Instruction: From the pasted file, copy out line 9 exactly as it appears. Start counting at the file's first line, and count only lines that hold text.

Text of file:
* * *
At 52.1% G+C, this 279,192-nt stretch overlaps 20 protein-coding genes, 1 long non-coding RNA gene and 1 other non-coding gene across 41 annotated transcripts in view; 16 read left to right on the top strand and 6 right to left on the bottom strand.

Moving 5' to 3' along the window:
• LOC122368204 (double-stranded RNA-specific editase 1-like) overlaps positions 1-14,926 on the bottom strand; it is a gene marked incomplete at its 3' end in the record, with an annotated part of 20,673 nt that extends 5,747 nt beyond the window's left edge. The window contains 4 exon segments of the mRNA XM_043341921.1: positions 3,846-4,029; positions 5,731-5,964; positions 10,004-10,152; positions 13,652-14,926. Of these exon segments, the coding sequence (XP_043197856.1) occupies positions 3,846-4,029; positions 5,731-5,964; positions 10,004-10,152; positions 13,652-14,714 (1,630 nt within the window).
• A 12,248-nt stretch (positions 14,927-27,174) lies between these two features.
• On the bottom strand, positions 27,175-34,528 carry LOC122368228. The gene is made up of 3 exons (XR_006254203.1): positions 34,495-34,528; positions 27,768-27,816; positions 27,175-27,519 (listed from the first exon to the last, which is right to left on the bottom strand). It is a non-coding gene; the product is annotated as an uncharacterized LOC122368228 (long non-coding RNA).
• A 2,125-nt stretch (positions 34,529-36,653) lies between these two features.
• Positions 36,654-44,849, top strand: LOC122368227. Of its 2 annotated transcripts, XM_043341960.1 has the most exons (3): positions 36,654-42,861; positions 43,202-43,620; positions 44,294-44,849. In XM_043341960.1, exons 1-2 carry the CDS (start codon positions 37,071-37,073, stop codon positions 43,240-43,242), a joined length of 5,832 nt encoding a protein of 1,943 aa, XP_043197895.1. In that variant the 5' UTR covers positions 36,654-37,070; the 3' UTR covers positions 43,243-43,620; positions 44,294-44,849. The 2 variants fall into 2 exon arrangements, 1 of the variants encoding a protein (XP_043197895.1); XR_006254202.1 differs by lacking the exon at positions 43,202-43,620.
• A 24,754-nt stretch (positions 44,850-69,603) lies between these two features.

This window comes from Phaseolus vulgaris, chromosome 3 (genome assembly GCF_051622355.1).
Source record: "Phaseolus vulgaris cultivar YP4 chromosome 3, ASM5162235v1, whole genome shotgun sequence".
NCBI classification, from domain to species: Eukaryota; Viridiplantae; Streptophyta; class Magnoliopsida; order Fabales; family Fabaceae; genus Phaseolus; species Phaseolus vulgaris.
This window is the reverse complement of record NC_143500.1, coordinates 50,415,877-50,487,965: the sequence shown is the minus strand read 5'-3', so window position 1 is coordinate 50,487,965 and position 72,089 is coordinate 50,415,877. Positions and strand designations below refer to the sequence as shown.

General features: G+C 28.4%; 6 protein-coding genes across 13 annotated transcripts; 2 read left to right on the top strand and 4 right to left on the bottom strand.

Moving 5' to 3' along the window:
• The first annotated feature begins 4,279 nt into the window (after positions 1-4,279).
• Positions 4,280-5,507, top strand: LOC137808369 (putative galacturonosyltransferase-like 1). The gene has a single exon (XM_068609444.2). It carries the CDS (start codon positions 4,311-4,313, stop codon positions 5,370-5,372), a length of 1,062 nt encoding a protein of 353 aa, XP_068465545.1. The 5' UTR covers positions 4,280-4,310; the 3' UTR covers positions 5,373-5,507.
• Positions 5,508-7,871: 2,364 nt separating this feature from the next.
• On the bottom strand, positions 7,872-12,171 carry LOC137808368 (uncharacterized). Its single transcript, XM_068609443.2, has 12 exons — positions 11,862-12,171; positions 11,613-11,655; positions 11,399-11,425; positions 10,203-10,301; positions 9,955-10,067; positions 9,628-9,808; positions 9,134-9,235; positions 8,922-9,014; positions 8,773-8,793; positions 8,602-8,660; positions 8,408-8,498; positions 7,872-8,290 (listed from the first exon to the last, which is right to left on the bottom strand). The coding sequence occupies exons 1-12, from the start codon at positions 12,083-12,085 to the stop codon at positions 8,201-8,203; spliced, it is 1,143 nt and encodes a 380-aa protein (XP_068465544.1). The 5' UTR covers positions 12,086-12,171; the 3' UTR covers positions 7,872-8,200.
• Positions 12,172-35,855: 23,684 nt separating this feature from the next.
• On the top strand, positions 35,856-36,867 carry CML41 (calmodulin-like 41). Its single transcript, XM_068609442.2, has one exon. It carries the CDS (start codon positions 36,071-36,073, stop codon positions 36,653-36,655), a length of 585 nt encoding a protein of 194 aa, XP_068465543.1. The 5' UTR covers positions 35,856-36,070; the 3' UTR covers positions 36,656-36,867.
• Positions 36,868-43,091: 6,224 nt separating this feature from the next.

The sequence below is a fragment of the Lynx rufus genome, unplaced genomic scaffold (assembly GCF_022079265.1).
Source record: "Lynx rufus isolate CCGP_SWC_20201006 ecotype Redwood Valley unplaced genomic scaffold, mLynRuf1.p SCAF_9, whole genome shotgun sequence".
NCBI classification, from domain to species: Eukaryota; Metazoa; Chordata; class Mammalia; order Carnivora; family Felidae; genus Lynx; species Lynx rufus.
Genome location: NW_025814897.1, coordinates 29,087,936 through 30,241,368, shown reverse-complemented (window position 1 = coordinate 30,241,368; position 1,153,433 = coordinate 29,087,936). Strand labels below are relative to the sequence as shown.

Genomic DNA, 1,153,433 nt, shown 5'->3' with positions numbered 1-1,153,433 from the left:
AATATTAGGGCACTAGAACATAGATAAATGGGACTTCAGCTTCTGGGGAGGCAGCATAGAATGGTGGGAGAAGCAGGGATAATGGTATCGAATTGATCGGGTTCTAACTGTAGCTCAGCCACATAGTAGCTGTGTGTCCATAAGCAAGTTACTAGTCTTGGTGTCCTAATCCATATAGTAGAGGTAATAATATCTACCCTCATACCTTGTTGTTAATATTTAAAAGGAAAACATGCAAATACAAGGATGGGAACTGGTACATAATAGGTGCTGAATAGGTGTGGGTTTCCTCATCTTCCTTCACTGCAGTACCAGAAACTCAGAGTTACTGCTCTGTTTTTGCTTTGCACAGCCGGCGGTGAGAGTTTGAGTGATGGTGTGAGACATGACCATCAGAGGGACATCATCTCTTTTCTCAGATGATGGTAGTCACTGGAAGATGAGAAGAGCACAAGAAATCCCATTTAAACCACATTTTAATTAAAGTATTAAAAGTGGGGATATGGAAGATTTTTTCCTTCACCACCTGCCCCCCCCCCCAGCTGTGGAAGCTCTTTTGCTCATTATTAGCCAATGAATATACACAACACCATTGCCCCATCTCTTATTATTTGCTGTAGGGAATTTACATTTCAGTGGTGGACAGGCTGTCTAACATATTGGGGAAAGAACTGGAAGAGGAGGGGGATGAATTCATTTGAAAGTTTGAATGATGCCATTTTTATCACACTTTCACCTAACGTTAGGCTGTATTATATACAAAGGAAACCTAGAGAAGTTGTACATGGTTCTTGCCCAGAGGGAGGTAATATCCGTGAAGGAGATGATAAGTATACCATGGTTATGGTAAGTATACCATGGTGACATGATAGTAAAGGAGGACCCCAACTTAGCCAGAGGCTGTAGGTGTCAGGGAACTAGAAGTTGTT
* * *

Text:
This window comes from Phaseolus vulgaris, chromosome 3 (genome assembly GCF_051622355.1).